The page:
Batman: Arkham Asylum
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Batman: Arkham Asylum (Batman)

4.1 of 5 stars 4.10  ·  rating details  ·  30,537 ratings  ·  913 reviews
In this groundbreaking, painted graphic novel, the inmates of Arkham Asylum have taken over Gotham's detention center for the criminally insane on April Fools Day, demanding Batman in exchange for their hostages. Accepting their demented challenge, Batman is forced to live and endure the personal hells of the Joker, Scarecrow, Poison Ivy, Two-Face and many other sworn enem...more
Hardcover, Absolute
Published 2010 by Planeta DeAgostini Comics (DC Comics) (first published 1989)
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This is not your traditional Batman tale. Some people won't like it. In fact, Batman seems like a normal man when confronted by the horrors within and acts in very non Batman ways. There's a two part story here where we switch back and forth to the founder of Arkham and why he turned his mansion into a facility for the mad and Batman trying to navigate his way through the madness of Arkham.

Batman action is minimal. This is much more of an emotional journey.

There is distinctive lettering for...more
May 30, 2012 Eric rated it 1 of 5 stars  ·  review of another edition
Recommends it for: No one
What a fucking mess. The painted artwork was appalling, the story-line was incoherent, the dialogue was barely legible, and, most importantly, the portrayal of Batman was all wrong. This felt like a second-rate haunted-house horror that Batman was wedged into, and poorly at that. Batman's encounters with various villains felt thrown-in, in a cheap name-dropping way, his decision-making was baffling to non-existent, and the story's resolution -- hanging on a coin-flip -- was absurd.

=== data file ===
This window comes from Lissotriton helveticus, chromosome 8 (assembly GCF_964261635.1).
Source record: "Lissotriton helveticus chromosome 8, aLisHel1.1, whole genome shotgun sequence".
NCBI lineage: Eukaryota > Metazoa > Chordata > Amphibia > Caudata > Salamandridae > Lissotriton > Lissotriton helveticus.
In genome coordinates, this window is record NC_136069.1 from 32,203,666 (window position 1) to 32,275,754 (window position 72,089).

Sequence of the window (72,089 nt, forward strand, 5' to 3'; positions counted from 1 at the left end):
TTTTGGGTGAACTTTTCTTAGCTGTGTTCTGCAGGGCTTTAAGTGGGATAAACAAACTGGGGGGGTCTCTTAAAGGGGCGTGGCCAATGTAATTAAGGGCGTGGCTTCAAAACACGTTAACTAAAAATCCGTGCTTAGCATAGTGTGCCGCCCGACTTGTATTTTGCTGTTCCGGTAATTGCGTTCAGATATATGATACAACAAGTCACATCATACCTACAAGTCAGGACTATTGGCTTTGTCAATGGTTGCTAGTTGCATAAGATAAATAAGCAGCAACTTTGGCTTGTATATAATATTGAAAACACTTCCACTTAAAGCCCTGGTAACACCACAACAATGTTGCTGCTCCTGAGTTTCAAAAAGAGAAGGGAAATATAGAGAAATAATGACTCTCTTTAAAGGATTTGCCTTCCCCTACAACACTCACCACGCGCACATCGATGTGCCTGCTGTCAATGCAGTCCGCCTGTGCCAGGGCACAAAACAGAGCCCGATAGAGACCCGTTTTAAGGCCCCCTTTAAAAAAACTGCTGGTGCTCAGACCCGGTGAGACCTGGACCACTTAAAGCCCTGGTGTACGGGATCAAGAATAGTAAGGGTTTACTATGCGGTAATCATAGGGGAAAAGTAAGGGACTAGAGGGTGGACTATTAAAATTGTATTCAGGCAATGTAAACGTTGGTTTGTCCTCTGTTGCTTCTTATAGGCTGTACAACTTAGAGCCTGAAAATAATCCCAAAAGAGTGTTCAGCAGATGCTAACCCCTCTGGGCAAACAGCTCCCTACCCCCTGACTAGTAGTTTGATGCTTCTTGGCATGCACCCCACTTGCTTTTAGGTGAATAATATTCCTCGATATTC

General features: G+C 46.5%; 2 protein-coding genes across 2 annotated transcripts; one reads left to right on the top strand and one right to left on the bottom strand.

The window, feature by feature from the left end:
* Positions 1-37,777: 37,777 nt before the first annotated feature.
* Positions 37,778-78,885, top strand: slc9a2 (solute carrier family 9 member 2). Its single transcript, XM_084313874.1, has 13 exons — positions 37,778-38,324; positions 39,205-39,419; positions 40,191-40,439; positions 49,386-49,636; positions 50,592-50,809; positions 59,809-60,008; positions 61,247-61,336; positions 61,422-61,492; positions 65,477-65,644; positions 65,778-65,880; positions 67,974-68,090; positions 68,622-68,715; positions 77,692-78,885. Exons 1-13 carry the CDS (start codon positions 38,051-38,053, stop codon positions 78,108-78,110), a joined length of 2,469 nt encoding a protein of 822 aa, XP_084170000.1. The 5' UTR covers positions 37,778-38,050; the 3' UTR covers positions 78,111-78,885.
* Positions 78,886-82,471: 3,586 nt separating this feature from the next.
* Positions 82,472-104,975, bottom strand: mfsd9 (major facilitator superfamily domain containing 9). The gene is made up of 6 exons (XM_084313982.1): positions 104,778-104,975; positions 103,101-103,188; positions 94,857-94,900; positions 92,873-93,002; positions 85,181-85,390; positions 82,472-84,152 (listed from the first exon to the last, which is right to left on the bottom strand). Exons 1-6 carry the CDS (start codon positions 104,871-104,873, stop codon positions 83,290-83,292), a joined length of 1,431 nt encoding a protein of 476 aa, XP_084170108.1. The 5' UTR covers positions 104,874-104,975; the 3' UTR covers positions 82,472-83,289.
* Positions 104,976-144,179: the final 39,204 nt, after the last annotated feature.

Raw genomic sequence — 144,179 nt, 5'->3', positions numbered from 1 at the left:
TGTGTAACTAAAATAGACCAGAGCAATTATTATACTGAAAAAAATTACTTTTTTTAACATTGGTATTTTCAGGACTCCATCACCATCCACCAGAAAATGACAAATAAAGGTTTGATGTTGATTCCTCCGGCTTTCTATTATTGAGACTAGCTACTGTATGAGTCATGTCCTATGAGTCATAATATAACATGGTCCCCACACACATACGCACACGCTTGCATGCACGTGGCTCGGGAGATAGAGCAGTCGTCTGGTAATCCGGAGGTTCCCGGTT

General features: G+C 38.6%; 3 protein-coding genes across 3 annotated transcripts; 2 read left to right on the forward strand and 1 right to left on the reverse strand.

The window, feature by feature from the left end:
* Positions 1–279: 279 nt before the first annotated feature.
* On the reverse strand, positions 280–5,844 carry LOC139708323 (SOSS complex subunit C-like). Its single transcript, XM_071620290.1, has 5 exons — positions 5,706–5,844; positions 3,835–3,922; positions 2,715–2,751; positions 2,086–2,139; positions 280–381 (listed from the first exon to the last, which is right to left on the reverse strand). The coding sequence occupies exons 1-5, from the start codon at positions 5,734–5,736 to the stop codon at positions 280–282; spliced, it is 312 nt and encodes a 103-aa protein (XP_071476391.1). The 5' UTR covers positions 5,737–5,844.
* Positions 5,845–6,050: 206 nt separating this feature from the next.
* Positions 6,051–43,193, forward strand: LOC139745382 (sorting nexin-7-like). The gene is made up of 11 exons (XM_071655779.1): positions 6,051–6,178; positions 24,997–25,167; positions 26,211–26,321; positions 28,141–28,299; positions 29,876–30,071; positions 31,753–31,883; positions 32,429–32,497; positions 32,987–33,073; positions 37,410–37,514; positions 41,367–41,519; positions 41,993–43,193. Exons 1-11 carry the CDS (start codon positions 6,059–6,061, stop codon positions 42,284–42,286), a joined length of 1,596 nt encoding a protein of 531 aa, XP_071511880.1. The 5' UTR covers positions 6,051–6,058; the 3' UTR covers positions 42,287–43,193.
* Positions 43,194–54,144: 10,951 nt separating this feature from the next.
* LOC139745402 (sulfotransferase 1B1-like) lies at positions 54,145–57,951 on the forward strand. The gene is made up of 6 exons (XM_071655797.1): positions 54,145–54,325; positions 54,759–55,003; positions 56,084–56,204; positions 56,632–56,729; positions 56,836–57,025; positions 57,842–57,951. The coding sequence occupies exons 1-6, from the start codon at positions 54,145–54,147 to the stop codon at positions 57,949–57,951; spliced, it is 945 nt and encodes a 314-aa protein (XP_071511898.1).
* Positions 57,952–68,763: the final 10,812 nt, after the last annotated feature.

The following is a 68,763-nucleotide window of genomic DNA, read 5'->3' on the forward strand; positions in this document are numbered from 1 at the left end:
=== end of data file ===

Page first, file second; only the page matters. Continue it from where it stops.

The back-stor...more
Andrew Webb
I have read many a poor/overrated Batman story in my ten-odd years as a fan, but this much referred to epic may take the cake. As a Batman story, this is a total failure. Batman acts completely out of character almost from the beginning. When walking into a hostage situation masterminded by the Joker, he strikes up a conversation with his archenemy rather than planning how to rescue the innocents involved. When Joker shoots a hostage in the head across the room from Batman (I think-- the bizarre...more
i think ADHD being a form of higher evolution is an interesting theory. grant morrison thinking he is more highly evolved because he has ADHD is a less interesting theory.

morrison is no genius, in my opinion. i would attribute most of the greatness of the book to mckean, especially after reading the original "script" in the back of this book. morrison says, "According to Len Wein's original WHO'S WHO entry, Arkham died singing "the Battle Hymn of the Republic," but for some reason I got confused...more
So after buying this book for the third time in my life today (the first, a hardcover edition that all the pages eventually fell out of; the second, the paperback edition sans script that now sits across the country with the rest of my books) I decided it was worth going on Goodreads to wax poetic about it. Because goddamn I love this book. I got it right after the '89 movie came out, of course, and was absolutely terrified of it -- it sat on my nightstand and gave me nightmares regularly, until...more